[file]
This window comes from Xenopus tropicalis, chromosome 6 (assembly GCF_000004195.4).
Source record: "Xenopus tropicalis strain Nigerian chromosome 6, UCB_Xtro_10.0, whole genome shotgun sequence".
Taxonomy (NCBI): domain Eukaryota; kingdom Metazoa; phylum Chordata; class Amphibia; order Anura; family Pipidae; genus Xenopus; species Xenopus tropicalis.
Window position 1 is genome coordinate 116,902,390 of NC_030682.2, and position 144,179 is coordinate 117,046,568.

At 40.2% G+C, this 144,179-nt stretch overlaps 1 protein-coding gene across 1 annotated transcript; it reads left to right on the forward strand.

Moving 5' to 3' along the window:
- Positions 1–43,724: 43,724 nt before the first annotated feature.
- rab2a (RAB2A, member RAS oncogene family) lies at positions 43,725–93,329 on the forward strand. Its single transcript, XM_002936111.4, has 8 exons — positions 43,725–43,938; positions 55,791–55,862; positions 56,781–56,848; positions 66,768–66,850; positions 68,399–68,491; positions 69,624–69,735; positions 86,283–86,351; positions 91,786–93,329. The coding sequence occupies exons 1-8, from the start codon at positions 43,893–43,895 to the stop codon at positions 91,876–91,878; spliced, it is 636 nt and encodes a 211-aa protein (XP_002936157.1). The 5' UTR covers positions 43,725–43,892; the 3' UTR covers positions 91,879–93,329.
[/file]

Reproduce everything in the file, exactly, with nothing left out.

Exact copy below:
This window comes from Xenopus tropicalis, chromosome 6 (assembly GCF_000004195.4).
Source record: "Xenopus tropicalis strain Nigerian chromosome 6, UCB_Xtro_10.0, whole genome shotgun sequence".
Taxonomy (NCBI): domain Eukaryota; kingdom Metazoa; phylum Chordata; class Amphibia; order Anura; family Pipidae; genus Xenopus; species Xenopus tropicalis.
Window position 1 is genome coordinate 116,902,390 of NC_030682.2, and position 144,179 is coordinate 117,046,568.

At 40.2% G+C, this 144,179-nt stretch overlaps 1 protein-coding gene across 1 annotated transcript; it reads left to right on the forward strand.

Moving 5' to 3' along the window:
- Positions 1–43,724: 43,724 nt before the first annotated feature.
- rab2a (RAB2A, member RAS oncogene family) lies at positions 43,725–93,329 on the forward strand. Its single transcript, XM_002936111.4, has 8 exons — positions 43,725–43,938; positions 55,791–55,862; positions 56,781–56,848; positions 66,768–66,850; positions 68,399–68,491; positions 69,624–69,735; positions 86,283–86,351; positions 91,786–93,329. The coding sequence occupies exons 1-8, from the start codon at positions 43,893–43,895 to the stop codon at positions 91,876–91,878; spliced, it is 636 nt and encodes a 211-aa protein (XP_002936157.1). The 5' UTR covers positions 43,725–43,892; the 3' UTR covers positions 91,879–93,329.